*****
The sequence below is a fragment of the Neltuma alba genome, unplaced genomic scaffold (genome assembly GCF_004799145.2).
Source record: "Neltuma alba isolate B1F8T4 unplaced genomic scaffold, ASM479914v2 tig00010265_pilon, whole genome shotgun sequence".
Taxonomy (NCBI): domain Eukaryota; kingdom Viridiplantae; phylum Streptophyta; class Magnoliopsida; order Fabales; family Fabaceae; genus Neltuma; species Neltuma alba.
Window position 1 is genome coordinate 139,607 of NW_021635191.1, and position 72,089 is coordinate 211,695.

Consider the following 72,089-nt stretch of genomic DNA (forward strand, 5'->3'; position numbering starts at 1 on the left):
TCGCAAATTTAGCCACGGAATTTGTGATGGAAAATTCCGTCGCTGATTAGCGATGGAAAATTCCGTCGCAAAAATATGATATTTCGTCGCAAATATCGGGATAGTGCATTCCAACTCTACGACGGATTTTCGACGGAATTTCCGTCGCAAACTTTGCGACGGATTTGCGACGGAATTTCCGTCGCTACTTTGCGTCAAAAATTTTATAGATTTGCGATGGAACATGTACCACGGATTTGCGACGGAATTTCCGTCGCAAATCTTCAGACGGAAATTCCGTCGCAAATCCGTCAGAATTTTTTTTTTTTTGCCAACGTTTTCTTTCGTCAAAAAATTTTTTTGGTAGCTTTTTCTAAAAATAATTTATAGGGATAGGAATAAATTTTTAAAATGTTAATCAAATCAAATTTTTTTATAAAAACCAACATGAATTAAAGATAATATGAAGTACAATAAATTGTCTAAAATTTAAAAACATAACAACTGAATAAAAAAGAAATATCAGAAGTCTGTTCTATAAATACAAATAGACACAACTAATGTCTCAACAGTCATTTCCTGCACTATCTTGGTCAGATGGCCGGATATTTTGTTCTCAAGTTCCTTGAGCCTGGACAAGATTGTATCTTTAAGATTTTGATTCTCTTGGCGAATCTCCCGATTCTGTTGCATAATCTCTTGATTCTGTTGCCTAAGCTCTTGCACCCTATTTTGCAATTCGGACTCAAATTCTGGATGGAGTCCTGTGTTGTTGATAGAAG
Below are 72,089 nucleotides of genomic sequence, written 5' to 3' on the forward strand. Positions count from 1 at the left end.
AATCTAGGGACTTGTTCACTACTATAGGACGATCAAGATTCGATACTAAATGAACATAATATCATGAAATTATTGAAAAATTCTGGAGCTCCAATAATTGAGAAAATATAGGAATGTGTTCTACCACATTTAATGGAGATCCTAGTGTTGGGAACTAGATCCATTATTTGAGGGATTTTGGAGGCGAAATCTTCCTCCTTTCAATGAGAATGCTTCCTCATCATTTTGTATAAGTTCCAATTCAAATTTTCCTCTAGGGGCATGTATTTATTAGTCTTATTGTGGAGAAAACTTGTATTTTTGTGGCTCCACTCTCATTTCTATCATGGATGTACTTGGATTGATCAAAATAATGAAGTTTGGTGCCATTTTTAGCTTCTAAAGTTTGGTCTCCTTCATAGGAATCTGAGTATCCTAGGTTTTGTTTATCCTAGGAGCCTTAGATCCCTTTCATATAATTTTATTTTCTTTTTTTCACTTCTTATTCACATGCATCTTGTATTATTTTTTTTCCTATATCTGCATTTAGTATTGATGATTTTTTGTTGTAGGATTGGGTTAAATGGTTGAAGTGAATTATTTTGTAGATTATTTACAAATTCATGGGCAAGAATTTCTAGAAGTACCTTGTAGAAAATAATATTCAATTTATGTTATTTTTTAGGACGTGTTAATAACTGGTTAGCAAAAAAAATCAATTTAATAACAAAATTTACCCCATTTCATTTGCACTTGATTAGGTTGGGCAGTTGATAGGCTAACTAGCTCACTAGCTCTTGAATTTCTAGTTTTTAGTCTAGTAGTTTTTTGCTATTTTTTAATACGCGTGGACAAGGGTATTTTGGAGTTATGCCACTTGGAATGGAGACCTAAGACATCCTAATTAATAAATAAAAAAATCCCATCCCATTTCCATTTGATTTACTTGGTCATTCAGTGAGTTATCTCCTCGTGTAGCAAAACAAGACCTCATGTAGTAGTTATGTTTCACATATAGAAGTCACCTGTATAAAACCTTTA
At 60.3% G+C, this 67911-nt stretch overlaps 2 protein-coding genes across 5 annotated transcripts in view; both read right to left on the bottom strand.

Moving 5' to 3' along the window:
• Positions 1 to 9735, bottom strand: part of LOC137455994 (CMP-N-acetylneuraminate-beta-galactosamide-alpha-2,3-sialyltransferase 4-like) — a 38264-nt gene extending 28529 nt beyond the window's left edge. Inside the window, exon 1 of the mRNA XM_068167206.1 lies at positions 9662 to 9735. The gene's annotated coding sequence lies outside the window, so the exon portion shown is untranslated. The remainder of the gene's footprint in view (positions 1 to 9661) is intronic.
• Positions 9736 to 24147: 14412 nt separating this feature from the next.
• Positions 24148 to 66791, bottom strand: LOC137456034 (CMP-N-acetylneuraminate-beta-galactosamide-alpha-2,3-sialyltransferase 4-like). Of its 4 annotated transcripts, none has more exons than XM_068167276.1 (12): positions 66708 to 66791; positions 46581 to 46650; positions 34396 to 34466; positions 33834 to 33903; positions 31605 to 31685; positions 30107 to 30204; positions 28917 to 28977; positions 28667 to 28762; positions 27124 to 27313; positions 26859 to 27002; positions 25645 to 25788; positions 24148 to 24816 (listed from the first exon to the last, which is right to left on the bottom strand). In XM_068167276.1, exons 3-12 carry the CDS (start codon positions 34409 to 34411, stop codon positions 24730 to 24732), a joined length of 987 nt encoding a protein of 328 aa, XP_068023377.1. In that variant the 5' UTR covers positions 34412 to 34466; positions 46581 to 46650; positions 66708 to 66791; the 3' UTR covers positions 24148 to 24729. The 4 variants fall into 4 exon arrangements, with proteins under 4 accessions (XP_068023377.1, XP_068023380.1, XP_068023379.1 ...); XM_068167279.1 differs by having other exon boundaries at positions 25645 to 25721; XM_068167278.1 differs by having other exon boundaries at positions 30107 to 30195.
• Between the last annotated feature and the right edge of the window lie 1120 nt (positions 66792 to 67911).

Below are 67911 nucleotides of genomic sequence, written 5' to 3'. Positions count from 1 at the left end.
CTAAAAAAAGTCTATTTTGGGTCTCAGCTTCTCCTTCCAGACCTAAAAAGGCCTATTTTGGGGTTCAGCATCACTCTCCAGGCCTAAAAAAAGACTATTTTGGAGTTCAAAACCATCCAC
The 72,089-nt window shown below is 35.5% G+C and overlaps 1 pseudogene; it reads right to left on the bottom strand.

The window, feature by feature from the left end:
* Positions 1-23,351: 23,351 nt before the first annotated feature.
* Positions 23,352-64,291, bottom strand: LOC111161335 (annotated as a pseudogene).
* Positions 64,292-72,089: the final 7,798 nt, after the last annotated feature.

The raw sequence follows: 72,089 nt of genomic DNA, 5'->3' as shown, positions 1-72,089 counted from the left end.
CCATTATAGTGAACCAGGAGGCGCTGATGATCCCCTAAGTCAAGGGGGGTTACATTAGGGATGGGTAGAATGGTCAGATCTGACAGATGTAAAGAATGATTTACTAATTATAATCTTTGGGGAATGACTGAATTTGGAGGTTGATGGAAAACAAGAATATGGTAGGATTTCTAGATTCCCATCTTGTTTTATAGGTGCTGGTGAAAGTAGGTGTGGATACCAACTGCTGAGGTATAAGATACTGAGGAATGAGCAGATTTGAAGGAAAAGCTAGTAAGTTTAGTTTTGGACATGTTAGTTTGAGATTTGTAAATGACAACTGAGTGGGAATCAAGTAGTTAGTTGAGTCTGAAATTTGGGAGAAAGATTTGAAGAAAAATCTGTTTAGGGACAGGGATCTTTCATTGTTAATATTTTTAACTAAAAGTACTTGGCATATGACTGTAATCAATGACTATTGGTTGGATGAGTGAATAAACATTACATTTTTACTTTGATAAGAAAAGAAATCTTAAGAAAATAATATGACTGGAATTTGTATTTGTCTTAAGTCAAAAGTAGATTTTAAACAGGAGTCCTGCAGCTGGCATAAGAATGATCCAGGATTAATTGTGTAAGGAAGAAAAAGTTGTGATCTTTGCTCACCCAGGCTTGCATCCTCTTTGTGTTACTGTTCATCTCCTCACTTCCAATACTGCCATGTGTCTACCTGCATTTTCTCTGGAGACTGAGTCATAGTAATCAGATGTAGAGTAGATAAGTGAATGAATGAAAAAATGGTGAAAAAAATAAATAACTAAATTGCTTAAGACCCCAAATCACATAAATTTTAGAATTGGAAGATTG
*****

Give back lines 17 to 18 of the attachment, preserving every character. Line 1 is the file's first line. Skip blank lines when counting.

The 72,089-nt window shown below is 35.5% G+C and overlaps 1 pseudogene; it reads right to left on the bottom strand.

The window, feature by feature from the left end: